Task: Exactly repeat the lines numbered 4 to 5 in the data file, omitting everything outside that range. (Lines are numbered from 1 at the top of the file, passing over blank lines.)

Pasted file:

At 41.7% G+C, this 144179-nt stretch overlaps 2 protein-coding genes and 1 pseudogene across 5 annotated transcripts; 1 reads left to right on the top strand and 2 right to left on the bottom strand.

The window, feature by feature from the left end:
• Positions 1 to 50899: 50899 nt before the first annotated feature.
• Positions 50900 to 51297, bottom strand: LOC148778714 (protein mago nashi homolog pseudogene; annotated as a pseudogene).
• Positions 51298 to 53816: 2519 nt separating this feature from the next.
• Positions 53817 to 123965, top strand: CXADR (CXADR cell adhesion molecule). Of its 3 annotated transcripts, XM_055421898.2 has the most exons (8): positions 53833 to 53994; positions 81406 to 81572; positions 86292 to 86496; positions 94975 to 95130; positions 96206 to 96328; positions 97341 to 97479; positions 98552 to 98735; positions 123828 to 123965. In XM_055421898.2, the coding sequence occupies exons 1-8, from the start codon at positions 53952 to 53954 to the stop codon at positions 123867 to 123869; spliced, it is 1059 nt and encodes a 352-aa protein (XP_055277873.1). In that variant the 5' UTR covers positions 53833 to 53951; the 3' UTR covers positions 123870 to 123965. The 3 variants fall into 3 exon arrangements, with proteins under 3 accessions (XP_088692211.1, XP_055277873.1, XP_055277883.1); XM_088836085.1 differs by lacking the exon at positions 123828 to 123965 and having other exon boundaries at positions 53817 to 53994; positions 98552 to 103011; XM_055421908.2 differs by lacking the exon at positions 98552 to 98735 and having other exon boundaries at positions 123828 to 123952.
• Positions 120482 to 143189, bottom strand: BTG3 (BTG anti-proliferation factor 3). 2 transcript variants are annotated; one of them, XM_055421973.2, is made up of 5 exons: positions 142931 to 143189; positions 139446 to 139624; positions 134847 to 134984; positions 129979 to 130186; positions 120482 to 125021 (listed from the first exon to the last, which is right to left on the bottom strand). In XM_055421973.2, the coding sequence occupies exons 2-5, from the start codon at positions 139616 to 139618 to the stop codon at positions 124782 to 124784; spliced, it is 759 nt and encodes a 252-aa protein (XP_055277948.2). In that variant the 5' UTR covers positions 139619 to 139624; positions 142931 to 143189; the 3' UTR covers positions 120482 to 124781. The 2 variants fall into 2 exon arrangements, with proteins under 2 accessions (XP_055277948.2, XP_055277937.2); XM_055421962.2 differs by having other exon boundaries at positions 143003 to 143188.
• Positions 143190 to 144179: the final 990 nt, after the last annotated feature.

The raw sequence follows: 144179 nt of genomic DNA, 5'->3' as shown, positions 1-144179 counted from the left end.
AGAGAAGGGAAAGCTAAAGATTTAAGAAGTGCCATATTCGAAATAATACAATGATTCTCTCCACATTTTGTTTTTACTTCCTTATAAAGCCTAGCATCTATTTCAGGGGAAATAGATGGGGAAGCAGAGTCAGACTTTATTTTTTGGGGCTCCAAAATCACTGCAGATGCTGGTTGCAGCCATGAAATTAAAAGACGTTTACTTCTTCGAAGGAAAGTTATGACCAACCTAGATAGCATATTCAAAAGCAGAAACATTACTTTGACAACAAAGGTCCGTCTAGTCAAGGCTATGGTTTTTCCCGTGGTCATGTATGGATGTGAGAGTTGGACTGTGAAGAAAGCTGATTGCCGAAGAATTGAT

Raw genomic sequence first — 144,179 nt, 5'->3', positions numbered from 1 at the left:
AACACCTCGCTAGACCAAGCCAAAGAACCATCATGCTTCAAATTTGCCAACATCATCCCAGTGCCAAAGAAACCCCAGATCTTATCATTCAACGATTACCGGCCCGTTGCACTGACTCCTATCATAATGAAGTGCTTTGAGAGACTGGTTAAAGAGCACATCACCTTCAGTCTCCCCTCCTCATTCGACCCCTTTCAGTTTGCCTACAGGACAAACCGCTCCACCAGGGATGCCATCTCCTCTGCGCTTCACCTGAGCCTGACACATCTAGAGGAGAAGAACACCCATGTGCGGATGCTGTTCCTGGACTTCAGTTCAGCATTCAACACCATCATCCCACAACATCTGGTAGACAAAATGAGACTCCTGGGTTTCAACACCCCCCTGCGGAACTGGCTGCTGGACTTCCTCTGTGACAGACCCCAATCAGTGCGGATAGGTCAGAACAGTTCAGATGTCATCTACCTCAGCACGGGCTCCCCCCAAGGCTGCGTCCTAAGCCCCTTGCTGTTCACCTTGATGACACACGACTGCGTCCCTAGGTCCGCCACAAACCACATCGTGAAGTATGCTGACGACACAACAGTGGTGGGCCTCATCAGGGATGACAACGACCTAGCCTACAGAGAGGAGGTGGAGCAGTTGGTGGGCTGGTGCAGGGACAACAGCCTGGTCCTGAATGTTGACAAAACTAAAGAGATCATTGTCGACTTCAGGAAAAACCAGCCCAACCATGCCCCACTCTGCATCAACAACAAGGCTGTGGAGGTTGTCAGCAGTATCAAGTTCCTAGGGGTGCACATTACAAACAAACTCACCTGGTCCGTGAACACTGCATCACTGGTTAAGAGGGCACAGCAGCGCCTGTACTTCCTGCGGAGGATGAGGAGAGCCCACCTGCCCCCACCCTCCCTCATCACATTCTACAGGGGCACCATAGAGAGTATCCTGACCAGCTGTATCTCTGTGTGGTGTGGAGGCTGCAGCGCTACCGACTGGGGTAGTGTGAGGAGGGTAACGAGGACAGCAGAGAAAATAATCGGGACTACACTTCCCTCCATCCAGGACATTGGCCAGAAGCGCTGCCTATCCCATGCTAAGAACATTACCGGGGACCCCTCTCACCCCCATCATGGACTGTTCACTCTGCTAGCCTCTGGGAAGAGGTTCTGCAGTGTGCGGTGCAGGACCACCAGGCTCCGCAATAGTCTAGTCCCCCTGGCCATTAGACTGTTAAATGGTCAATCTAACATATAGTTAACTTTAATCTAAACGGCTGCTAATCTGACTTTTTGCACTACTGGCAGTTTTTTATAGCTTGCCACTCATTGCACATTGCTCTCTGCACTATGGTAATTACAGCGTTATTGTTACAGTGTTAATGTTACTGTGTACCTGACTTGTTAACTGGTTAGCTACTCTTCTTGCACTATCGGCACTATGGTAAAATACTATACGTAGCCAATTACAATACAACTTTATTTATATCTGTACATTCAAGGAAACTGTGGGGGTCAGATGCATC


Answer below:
• Positions 50900 to 51297, bottom strand: LOC148778714 (protein mago nashi homolog pseudogene; annotated as a pseudogene).
• Positions 51298 to 53816: 2519 nt separating this feature from the next.